"I was just thinking," [Sergeant Beef] continued. "How useful it is to be the kind of detective I am. Ex-policeman. Ordinary sort of chap. None of your ritzy types with titles and private incomes." (Murder in Miniature 40)Over the years, Academy Chicago Publishers has showcased gems of mystery literature in inexpensive editions (e.g., Celia Fremlin's Edgar-winning The Hours Before Dawn). That's certainly the case with Leo Bruce's Murder in Miniature and Other Stories, introduced by Margery Allingham Society chairman B. A. Pike. Bruce, aka Rupert Croft-Cooke, created the stalwart Sergeant Beef as the deliberate antithesis of aristocratic sleuths such as Lord Peter Wimsey. This collection of tales—which largely appeared in the Evening Standard in the early 1950s—feature him, the equally shrewd Sergeant Grebe, or others in delightful puzzle mysteries. In "Murder in Miniature," the title story, Beef confronts the body of a dwarf that literally tumbles into his lap on a train. I particularly enjoyed "On the Spot," in which a detective inspector believes he can commit the perfect crime.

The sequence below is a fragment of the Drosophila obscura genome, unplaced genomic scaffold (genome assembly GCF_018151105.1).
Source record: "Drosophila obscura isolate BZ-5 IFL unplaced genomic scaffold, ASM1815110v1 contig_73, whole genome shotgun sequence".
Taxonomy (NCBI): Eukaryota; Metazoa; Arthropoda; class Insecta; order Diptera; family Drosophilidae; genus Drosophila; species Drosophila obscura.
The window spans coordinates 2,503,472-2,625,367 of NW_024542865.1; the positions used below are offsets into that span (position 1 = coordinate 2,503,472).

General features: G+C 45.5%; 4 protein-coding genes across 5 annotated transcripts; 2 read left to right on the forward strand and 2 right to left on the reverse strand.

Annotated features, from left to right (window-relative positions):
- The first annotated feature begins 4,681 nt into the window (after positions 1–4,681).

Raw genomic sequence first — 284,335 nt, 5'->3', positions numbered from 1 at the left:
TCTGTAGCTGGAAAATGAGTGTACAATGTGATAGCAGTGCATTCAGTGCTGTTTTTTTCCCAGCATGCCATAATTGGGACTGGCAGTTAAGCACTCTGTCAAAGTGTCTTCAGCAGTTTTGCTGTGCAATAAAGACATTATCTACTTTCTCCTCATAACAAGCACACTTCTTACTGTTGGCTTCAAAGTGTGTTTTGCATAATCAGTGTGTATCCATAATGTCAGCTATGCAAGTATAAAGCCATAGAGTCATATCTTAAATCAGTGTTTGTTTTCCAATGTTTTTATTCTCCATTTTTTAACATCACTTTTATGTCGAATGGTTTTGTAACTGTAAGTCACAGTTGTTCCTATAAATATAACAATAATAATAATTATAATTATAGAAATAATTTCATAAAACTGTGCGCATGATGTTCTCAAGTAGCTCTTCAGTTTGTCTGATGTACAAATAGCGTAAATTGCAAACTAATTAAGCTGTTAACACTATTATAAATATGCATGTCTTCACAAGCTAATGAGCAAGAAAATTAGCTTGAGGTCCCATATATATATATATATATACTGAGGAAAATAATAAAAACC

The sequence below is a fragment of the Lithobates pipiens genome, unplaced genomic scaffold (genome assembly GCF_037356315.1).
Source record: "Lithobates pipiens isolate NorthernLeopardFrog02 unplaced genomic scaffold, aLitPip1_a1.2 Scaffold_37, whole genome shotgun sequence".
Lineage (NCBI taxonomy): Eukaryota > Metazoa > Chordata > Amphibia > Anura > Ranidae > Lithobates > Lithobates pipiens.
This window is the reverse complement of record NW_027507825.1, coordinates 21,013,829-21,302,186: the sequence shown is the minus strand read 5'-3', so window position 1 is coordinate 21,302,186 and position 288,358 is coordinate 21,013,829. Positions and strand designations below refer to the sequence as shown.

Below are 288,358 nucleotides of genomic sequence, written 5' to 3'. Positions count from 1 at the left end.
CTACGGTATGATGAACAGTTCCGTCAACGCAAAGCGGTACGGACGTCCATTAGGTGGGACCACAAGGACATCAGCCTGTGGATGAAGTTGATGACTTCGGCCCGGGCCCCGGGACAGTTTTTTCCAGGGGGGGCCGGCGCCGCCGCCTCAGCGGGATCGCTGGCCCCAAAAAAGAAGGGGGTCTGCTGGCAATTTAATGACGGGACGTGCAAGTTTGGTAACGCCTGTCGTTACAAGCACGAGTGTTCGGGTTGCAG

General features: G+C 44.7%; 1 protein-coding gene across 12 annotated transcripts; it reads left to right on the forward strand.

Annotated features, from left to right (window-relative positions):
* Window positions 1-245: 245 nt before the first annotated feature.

Sergeant Beef also can be seen in Academy Chicago's The Case for Three Detectives, where he is pitted against parodies of Wimsey, Poirot, and Father Brown.
In addition to producing his substantial fiction and nonfiction work, Croft-Cooke served as book critic for The Sketch. His play Banquo's Chair was adapted for Alfred Hitchcock Presents (1959).